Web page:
Economic development is one of the most important portfolios within a municipality. A municipality thrives when there is a strong emphasis on economic development. It attracts investment into the community. This brings jobs, growth, and more services. Growth and vitality of a community hinges on a diverse economic development plan and implementation. Recent discussions around the SDG Counties Council table, and seeing what our neighbours are doing, begs the question: is the county falling behind? Yes.
As SDG is the upper-tier municipality, and there are six lower-tier municipalities including South Dundas, that is seven entities that must work together to a point. It doesn’t always happen, but there has been improvement in the past few years. Launching a stand-alone tourism department at the Counties, the Community Improvement Program, and the new Spark Program that was announced last week are all good steps. But it is not enough and part of the reason is structure.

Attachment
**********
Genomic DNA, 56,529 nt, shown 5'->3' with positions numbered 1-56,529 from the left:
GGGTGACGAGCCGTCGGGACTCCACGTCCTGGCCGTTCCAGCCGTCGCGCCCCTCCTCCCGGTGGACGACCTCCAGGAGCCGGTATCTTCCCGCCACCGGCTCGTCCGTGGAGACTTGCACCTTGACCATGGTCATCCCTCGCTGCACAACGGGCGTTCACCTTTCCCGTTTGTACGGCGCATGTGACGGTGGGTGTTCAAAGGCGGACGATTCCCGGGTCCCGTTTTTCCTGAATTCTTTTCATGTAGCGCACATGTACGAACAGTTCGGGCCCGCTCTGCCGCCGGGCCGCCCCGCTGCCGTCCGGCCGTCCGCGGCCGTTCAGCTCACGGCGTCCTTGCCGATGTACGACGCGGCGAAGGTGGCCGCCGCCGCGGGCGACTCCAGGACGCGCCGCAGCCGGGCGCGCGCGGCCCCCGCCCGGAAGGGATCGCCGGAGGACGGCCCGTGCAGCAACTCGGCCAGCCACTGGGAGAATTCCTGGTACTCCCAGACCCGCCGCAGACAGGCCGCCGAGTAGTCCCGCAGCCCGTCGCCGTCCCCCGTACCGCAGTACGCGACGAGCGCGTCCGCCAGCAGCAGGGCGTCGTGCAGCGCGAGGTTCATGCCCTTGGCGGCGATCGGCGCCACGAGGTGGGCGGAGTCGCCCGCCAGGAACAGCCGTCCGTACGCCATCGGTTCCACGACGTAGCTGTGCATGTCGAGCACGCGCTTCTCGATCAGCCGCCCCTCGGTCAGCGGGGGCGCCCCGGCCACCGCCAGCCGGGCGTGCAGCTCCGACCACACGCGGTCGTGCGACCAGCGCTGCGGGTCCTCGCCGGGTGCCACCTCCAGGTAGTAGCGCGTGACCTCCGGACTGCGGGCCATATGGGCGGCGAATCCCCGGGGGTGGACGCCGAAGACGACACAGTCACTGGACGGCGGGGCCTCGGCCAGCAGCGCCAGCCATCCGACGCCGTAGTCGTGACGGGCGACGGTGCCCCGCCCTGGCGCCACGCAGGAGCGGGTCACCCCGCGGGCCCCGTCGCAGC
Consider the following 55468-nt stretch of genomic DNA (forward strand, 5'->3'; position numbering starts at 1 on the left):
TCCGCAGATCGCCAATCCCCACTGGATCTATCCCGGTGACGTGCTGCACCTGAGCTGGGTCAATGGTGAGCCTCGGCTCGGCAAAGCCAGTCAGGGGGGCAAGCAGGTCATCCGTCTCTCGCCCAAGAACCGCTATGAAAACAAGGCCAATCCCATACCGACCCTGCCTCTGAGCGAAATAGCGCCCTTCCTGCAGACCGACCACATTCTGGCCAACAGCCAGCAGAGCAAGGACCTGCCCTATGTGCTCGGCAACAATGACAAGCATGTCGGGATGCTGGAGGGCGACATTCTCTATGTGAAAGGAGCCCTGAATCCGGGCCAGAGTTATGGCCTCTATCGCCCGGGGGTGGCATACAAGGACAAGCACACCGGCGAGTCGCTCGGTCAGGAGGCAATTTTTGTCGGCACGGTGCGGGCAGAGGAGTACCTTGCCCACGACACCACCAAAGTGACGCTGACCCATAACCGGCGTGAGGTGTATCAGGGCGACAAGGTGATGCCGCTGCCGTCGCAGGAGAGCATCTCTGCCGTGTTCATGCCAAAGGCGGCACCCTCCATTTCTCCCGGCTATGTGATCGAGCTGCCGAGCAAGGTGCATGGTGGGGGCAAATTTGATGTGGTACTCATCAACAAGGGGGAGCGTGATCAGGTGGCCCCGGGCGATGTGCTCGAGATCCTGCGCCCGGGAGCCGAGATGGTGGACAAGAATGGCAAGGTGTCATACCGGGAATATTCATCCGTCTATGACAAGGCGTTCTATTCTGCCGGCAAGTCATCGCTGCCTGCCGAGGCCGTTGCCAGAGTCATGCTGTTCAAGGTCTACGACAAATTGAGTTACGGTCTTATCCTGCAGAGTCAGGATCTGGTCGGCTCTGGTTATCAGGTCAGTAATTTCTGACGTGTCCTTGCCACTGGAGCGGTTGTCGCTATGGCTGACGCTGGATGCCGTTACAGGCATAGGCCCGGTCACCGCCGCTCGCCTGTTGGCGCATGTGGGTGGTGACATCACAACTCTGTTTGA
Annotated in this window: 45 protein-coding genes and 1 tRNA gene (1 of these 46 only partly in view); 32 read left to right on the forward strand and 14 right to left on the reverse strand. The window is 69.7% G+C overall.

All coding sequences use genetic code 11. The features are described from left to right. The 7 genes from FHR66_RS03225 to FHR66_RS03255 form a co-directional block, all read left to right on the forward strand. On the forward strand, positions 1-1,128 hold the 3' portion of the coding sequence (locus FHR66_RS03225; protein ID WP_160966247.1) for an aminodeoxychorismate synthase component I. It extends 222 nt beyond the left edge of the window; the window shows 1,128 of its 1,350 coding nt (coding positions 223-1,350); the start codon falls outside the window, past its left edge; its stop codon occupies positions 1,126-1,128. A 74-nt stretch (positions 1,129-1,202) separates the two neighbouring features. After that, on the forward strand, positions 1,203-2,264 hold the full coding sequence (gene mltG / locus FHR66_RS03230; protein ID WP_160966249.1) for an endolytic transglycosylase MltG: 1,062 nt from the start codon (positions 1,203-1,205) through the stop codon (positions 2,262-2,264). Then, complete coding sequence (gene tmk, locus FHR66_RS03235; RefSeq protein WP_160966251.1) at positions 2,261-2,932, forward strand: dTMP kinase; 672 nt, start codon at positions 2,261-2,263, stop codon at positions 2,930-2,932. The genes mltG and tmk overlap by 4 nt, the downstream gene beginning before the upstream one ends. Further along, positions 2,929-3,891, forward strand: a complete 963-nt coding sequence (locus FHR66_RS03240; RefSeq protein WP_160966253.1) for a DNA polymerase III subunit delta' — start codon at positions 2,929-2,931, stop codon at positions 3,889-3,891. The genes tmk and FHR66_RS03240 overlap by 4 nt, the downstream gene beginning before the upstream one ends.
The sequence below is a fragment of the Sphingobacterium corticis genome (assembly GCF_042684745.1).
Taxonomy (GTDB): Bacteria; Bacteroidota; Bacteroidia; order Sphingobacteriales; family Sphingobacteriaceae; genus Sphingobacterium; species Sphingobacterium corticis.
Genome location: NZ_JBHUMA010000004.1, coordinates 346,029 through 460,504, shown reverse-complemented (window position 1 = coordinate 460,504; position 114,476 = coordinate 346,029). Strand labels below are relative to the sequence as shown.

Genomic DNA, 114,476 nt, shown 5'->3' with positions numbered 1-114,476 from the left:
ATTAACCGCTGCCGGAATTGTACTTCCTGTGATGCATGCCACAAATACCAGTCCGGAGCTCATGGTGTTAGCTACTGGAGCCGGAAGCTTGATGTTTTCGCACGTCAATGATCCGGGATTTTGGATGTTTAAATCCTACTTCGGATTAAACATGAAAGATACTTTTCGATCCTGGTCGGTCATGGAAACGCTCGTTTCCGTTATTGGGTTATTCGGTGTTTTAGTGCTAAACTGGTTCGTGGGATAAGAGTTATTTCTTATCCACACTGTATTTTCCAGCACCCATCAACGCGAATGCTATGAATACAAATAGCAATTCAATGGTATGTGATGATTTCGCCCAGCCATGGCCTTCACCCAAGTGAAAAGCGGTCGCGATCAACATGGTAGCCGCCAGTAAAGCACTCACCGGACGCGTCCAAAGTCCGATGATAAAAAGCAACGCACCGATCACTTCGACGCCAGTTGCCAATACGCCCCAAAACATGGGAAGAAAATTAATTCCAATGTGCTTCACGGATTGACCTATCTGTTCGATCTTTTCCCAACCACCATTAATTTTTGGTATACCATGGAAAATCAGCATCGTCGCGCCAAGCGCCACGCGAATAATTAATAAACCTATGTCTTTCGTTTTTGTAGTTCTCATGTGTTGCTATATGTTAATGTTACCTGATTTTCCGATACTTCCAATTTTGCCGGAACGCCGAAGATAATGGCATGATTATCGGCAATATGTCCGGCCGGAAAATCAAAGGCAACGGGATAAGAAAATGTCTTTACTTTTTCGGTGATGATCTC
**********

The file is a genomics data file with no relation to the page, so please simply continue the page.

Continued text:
Our neighbours are doing better. Leeds-Grenville, Brockville, Prescott, even Edwardsburgh-Cardinal – all these municipalities have been growing investment through economic development. Edwardsburgh-Cardinal’s industrial park is bustling with investment; Prescott and Brockville each have landed multiple new businesses in the past year. Most recently is the 3M expansion in Brockville to build N-95 masks for the federal and provincial governments, and several industrial park property sales in Prescott.
Prescott-Russell is building a $36 million vegetable processor and abattoir, in a public-private partnership, which will solidify that county as the agri-food breadbasket of Eastern Ontario. Having a strong presence in economic development, a plan, and a will to succeed, will pay dividends year after year. And then there is SDG.
Tourism has been a big focus, but that only goes so far. And as seen with the tourism industry collapse due to COVID-19, we need to diversify our economy. That means looking for manufacturing opportunities, investing in agri-food production, while continuing to enhance tourism.
To do that, SDG needs to realign its administration to make economic development a standalone department, equal in status to that of departments like transportation. Failure to make economic development a priority, the most important priority, will ensure that the Counties, and the municipalities therein, will continue to be bedroom communities for others.